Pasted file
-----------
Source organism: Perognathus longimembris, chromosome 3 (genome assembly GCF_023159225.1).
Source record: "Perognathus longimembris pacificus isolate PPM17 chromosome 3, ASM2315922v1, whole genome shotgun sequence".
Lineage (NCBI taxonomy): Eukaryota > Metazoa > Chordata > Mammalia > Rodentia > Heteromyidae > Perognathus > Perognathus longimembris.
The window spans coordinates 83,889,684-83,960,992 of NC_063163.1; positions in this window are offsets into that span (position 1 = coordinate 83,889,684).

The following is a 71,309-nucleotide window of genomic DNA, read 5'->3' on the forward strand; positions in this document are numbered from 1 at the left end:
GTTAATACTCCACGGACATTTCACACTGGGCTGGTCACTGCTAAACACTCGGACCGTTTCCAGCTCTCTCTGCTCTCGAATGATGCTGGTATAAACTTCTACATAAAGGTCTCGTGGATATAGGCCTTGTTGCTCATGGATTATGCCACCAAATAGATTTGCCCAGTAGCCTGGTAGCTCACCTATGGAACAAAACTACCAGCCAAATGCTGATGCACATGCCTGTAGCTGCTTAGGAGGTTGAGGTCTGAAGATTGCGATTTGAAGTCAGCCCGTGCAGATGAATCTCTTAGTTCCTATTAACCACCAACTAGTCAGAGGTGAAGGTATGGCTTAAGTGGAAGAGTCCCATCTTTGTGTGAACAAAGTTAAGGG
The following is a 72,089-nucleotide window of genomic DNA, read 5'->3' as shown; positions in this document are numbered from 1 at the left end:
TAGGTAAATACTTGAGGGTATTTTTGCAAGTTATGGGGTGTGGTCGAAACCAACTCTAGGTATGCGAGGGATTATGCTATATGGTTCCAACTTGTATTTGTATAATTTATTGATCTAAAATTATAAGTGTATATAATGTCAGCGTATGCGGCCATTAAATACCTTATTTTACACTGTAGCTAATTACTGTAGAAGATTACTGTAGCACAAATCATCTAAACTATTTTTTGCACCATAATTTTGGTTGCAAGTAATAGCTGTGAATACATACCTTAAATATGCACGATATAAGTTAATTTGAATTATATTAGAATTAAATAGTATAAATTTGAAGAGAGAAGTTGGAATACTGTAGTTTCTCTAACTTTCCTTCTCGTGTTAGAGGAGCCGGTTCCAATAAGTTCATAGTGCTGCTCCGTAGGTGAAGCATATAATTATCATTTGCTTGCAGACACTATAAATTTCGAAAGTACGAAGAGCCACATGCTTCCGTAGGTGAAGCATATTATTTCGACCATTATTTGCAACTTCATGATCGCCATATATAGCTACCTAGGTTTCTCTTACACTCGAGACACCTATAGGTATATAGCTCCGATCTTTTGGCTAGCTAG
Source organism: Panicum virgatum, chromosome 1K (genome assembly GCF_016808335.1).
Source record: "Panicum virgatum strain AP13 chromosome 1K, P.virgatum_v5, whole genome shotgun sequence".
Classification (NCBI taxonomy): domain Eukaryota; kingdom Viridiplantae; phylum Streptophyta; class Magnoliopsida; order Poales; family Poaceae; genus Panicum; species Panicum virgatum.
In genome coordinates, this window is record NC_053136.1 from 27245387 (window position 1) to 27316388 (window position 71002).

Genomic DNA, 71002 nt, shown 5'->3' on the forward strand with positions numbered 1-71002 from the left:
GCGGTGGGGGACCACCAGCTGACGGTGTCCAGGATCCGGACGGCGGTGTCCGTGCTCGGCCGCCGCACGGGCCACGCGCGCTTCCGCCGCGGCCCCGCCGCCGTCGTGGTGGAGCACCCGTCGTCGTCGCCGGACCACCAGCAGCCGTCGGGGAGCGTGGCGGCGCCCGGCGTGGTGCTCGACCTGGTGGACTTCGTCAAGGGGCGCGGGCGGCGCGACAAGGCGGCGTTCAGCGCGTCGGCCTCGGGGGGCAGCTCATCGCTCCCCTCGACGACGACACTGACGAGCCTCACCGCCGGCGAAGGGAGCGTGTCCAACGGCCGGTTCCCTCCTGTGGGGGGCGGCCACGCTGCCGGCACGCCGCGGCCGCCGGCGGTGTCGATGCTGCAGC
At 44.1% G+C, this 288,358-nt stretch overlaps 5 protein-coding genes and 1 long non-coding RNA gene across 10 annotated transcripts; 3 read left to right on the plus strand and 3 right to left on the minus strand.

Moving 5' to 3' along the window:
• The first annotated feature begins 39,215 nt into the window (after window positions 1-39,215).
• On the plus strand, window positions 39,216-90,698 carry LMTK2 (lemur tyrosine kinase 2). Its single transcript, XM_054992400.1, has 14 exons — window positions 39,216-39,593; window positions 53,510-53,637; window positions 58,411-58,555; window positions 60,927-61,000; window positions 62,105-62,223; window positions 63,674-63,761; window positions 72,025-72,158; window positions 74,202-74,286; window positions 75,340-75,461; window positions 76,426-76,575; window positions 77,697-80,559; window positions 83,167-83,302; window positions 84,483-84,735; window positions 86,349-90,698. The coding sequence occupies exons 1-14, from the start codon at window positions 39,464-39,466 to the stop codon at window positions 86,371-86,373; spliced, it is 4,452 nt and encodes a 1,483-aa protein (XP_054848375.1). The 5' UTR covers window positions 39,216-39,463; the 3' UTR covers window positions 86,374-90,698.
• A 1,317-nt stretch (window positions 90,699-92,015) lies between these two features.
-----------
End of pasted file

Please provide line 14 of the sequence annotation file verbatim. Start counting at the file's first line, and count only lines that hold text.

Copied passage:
GCGGTGGGGGACCACCAGCTGACGGTGTCCAGGATCCGGACGGCGGTGTCCGTGCTCGGCCGCCGCACGGGCCACGCGCGCTTCCGCCGCGGCCCCGCCGCCGTCGTGGTGGAGCACCCGTCGTCGTCGCCGGACCACCAGCAGCCGTCGGGGAGCGTGGCGGCGCCCGGCGTGGTGCTCGACCTGGTGGACTTCGTCAAGGGGCGCGGGCGGCGCGACAAGGCGGCGTTCAGCGCGTCGGCCTCGGGGGGCAGCTCATCGCTCCCCTCGACGACGACACTGACGAGCCTCACCGCCGGCGAAGGGAGCGTGTCCAACGGCCGGTTCCCTCCTGTGGGGGGCGGCCACGCTGCCGGCACGCCGCGGCCGCCGGCGGTGTCGATGCTGCAGC